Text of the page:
Priests who minister in Buenos Aires shanty towns decry cuts in programs for poor

(OSV News) ─ Priests working in the shanty towns surrounding Buenos Aires have denounced cuts to a fund for programs in poor communities, calling it a "step backwards" during an economic crisis.

The warning followed a Feb. 26 decision by the government of Argentina's libertarian President Javier Milei to redirect funds from a tax financing social-urban projects in shanty towns and poor communities toward other infrastructure projects instead.

"The intervention of the state in more than 5,000 working-class neighborhoods across that country cannot be cut," the priests, known as "curas villeros," said in a Feb. 26 statement.

"Lowering the (fund's) budget would be a backwards step. We cannot tolerate such a setback that generates greater exclusion and, therefore, insecurity and social disintegration."

Government spokesman Manuel Adorni told reporters Feb. 26 that the move was to "make the state transparent when speaking of the funds that should be allocated to society’s most vulnerable," according to news outlet Télam.

The announcement follows dissatisfaction among Catholics working with the poor over a revised government process for supplying charitable soup kitchens with provisions. The Milei government has said it wants to eliminate intermediaries in providing social services.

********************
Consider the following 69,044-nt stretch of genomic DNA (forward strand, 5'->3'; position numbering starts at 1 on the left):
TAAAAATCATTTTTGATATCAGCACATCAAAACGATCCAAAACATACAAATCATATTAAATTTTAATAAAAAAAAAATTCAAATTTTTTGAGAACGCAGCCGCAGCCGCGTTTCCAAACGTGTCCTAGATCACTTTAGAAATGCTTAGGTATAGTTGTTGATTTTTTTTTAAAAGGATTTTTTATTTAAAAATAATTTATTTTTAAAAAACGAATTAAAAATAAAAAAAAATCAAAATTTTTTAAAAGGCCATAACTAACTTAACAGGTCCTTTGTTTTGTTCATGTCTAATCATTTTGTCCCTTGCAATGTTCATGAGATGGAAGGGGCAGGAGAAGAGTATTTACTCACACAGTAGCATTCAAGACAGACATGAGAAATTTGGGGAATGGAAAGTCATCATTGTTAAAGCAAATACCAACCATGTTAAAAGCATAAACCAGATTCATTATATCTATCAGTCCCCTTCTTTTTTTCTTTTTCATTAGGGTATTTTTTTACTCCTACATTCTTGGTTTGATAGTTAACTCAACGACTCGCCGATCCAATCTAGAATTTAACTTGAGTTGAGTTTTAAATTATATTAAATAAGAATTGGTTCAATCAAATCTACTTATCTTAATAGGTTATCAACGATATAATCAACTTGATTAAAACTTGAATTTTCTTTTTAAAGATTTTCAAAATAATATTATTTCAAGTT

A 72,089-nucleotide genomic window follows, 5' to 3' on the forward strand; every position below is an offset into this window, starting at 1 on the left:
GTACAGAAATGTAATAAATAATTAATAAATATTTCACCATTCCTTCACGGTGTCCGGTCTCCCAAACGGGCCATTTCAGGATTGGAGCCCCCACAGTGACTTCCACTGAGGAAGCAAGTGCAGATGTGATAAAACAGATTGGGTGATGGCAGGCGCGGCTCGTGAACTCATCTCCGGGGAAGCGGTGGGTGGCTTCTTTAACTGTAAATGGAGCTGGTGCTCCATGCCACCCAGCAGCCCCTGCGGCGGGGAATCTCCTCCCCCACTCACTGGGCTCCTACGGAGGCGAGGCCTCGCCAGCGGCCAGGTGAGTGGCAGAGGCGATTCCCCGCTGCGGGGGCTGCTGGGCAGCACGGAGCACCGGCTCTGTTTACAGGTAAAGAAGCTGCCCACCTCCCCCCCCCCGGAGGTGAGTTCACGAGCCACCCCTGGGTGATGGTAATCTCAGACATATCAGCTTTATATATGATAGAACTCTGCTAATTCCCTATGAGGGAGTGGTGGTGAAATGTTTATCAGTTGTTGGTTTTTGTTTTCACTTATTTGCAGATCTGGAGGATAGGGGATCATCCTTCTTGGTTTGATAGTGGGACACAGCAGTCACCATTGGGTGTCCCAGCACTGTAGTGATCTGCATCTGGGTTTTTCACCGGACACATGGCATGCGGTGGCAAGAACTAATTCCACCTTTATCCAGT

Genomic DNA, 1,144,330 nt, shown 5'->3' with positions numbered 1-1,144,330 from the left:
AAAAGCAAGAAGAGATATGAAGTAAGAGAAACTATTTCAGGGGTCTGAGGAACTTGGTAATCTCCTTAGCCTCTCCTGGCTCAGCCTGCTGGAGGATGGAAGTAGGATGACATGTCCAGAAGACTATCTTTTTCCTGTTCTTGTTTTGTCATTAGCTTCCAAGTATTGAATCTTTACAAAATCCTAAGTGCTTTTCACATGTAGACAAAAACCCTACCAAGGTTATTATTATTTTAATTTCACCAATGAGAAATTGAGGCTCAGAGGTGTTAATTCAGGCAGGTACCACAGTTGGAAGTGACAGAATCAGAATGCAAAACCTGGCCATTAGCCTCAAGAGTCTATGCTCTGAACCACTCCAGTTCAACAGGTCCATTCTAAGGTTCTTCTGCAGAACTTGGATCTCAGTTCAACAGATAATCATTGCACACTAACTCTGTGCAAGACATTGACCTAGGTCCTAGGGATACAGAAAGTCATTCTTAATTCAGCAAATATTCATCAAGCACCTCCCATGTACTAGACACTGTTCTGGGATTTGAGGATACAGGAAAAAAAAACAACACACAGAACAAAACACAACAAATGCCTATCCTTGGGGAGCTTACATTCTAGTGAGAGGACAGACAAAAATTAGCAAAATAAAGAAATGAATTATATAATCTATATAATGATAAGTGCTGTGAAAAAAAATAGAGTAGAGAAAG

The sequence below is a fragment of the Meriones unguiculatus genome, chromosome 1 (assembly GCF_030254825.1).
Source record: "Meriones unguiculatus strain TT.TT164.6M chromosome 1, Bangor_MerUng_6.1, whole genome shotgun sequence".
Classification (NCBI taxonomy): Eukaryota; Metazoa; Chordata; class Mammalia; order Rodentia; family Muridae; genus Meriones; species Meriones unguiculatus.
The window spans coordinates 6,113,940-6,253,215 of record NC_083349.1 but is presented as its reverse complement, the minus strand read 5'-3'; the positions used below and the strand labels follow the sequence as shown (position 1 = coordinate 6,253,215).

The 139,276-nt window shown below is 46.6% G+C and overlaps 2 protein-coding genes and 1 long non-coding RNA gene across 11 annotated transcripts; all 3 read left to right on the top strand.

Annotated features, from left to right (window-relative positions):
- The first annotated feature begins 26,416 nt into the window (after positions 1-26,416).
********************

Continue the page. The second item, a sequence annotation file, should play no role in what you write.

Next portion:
The cuts also come as Milei implements austerity measures in Argentina after assuming power in December amid a severe economic crisis. Milei campaigned on slashing what he considered profligate spending and curbing corruption, while promising to spare the poor.

His first two months have proved economically painful -- as he predicted -- with the annual inflation rate accelerating to 254.4% in February. Poverty reached 57.4% in January, its highest level in 20 years, according to the Social Debt Observatory at the Pontifical Catholic University of Argentina.

Caritas Argentina operates some 1,800 soup kitchens the length of Argentina, according to Auxiliary Bishop Gustavo Carrara of Buenos Aires, who works with the curas villeros.

"Demand is growing," he told Radio Con Vos Feb. 26. "My hope is that this error is corrected. We still have time because it could cause a catastrophe."

An estimated 5 million Argentines live in poor neighborhoods and shanties known as Villas Miseria (Misery Villages) -- with the latter often founded by squatters and migrants from neighboring Paraguay and Bolivia -- according to Bishop Carrera.

The curas villeros, whose work was championed by the then-Cardinal Jorge Mario Bergoglio of Argentina, now Pope Francis, have long advocated for increased state services in the shanties, while politicians have previously wanted them to disappear.

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David Agren writes for OSV News from Mexico City.


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